The plaintiff in Askew v. Macomber, 398 Mich. 212, 247 N.W.2d 288 (1976), was hired pursuant to any agency agreement with a bank to care for defendant, and subsequently sought workers' compensation benefits from defendant and the bank when she was injured in the course of her employment. Plaintiff claimed that both the bank and the defendant were her employers under the Act. The Michigan Supreme Court, however, held that defendant was plaintiff's sole employer and the only one liable to her for benefits. Applying the economic reality test, the Supreme Court found that the bank was not plaintiff's employer in light of the fact that it took no role in the day-to-day supervision of plaintiff's activities, bank funds were not used to pay plaintiff, the work of caring for elderly people was not an integral part of the bank's business, and the bank was not acting as a labor broker, but in accordance with an agency agreement with defendant. The Supreme Court explained that the bank's actions on behalf of defendant were "those of an agent on behalf of a principal", 398 Mich. 212, 221, 247 N.W.2d 288, 291, thereby relieving the bank of any liability and limiting plaintiff's recovery to benefits provided for by defendant.

A similar situation arose in Smith v. Martindale, 81 Mich.App. 682, 266 N.W.2d 49 (1978). Plaintiff, employed by a steel company, was injured in the course of his employment as a consequence of the claimed negligence of defendant, a crane operator whose services and crane were rented by plaintiff's employer from an erector company. Plaintiff received workers' compensation benefits from his employer and subsequently commenced a third-party action against the defendant crane operator. The erector company sought to foreclose plaintiff's action by claiming that defendant was an employee of the steel company making plaintiff's exclusive remedy through his employer's workers' compensation. Applying the economic reality test and using the factors enumerated in Askew v. Macomber, supra, to determine an employment relationship, the Court of Appeals concluded that defendant was not controlled by the steel company, did not receive any money from the steel company, and could not be fired or disciplined by it. Defendant's employment was subject to the dictates of the erector company, thereby making defendant its employee and not the steel company's. Defendant then, was subject to suit by plaintiff as a tortfeasor.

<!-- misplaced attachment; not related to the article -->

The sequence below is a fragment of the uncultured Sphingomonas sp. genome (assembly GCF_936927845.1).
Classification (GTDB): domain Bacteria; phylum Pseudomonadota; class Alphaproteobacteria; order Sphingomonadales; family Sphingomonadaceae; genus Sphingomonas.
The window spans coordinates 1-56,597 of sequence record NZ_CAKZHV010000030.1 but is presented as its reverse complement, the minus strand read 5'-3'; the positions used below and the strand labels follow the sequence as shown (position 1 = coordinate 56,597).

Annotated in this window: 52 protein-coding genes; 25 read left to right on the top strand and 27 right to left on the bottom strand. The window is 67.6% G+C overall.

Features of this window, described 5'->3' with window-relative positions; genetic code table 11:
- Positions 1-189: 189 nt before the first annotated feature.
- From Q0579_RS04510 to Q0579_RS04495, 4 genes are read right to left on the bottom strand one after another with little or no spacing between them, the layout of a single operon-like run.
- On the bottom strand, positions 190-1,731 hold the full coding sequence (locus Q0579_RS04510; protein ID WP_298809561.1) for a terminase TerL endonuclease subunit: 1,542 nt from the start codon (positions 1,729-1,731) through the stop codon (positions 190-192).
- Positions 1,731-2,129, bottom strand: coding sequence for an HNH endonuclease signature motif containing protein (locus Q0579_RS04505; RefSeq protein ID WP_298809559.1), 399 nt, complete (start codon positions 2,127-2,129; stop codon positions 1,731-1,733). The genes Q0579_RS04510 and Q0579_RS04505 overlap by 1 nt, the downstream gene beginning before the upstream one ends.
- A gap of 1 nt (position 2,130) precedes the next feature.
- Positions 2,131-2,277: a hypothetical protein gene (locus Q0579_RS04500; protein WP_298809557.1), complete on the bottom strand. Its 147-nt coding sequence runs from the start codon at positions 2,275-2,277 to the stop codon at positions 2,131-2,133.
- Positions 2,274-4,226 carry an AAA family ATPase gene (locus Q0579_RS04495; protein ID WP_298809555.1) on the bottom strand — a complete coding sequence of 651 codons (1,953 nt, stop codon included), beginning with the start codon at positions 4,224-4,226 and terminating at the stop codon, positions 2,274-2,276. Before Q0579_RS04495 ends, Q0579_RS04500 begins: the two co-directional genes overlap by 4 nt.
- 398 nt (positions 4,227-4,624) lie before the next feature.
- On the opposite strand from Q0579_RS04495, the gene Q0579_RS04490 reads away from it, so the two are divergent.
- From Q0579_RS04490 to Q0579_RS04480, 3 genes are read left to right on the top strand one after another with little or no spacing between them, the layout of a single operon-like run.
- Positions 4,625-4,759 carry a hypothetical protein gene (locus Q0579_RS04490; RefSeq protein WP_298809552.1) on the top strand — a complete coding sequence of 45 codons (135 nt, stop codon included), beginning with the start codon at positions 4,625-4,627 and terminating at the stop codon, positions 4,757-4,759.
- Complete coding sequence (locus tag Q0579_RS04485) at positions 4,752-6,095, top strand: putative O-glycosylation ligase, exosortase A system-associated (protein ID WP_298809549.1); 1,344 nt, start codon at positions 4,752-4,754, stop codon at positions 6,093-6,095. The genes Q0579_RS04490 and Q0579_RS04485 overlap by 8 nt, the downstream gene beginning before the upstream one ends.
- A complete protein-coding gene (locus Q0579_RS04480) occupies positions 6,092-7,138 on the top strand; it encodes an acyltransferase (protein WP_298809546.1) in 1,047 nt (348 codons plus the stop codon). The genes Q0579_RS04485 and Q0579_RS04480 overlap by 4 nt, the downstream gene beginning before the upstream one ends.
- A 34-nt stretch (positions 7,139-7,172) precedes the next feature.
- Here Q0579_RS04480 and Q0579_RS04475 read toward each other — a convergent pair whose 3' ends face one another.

To demonstrate the outer limits the courts will reach in considering employment relationships, Wyman-Gordon cites Higgins v. Monroe Evening News, 404 Mich. 1, 272 N.W.2d 537 (1978). There, plaintiff, a 5 year old boy, was injured when accompanying an older friend on a paper route that the friend was temporarily running for the route's owner. In suing defendant, for workers' compensation benefits, plaintiff claimed that an employment relationship existed by virtue of the fact that plaintiff was acting under a contract of hire with his friend. The Michigan Supreme Court held that no employment relationship existed between plaintiff and defendant. It based its decision not on the economic realities of the situation, but on the absence of a contract to hire as viewed according to the principles of contract law. The Michigan Supreme Court, in determining that such a contract did not exist, found that the relationship between plaintiff and his friend was merely a social one and could not be viewed as coming within the legislative intent of the Worker's Compensation Act. Without a contract of hire plaintiff could not be classified as defendant's employee within § 161 of the Act:

 (1) An employee as used in this act shall mean: (b) Every person in the service of another, under any contract of hire, *780 express or implied . . . § 161(1) (b).  V.

Wyman-Gordon's emphasis on the claim that it purchased the insurance policy securing plaintiff's compensation benefits from Jackson after her injuries, is misplaced. While it is true that Wyman-Gordon and Jackson are covered by the same workers' compensation policy, it is also clear that under the policy Jackson is designated as a separate named insured.[6] Jackson may even have contributed its proportionate share of the premiums on the policy. There is nothing before the Court, however, to indicate how such premiums were computed, paid for or accounted for among the named insureds.

The record before the Court tends to show an effort to maintain separate identities between Wyman-Gordon and Jackson rather than merge them. Their tax liabilities are kept separate; plaintiff's W-2 form lists Jackson as the employer; loans are accounted for separately; Jackson is a Michigan Corporation and files a Michigan Annual Report with the Department of Commerce; Wyman-Gordon is not authorized to do business in Michigan; and the labor agreement, although signed by some official of Wyman-Gordon, is with Jackson. There is no evidence that accounts of the two companies are commingled or that they are run as a single entity.